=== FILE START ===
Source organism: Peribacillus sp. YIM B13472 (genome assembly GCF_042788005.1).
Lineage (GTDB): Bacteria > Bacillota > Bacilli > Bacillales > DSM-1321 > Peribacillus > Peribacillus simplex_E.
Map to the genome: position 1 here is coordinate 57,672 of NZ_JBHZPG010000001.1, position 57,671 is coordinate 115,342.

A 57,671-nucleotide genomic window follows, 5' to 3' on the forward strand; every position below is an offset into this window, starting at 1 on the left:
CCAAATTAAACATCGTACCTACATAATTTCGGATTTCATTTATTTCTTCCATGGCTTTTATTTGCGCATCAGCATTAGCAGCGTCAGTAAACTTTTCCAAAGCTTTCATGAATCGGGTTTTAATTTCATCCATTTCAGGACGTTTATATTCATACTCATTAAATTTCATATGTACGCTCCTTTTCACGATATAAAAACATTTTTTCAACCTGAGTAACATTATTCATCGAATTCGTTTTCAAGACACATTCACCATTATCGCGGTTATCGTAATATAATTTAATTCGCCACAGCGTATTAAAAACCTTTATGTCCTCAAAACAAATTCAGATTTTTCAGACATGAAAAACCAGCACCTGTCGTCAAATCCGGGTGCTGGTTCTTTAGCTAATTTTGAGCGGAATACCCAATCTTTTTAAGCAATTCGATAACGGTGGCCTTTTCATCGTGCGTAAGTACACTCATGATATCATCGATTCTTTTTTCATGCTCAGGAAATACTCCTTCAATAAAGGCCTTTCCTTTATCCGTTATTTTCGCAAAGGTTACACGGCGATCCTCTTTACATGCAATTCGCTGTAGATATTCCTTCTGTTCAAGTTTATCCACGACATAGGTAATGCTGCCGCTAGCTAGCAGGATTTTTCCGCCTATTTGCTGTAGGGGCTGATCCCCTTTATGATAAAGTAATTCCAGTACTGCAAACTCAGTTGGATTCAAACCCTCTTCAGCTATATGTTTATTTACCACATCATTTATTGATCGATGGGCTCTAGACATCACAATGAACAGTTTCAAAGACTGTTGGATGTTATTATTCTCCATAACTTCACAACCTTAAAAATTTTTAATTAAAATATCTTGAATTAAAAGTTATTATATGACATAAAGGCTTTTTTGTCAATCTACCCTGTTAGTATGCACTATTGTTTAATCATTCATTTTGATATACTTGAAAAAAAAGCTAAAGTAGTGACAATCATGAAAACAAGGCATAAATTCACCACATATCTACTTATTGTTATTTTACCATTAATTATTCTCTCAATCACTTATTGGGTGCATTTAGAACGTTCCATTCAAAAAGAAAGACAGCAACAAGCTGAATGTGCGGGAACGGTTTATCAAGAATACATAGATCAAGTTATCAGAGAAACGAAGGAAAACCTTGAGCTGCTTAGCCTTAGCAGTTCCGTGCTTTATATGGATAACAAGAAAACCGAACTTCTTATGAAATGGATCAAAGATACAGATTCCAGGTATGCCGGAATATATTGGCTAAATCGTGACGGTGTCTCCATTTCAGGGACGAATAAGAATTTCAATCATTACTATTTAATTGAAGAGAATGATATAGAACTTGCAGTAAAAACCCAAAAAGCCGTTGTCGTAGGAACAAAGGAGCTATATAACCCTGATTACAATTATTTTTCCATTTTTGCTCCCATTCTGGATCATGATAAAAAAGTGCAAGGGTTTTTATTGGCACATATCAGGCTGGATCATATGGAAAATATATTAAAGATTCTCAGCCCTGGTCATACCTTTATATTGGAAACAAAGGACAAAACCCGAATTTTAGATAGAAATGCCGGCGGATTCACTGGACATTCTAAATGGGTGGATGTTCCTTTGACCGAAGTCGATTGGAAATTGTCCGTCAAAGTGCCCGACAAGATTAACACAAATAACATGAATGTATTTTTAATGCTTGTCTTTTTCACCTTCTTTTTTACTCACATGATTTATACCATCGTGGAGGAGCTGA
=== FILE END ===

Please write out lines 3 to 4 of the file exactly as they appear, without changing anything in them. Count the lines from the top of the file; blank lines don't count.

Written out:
Map to the genome: position 1 here is coordinate 57,672 of NZ_JBHZPG010000001.1, position 57,671 is coordinate 115,342.

A 57,671-nucleotide genomic window follows, 5' to 3' on the forward strand; every position below is an offset into this window, starting at 1 on the left: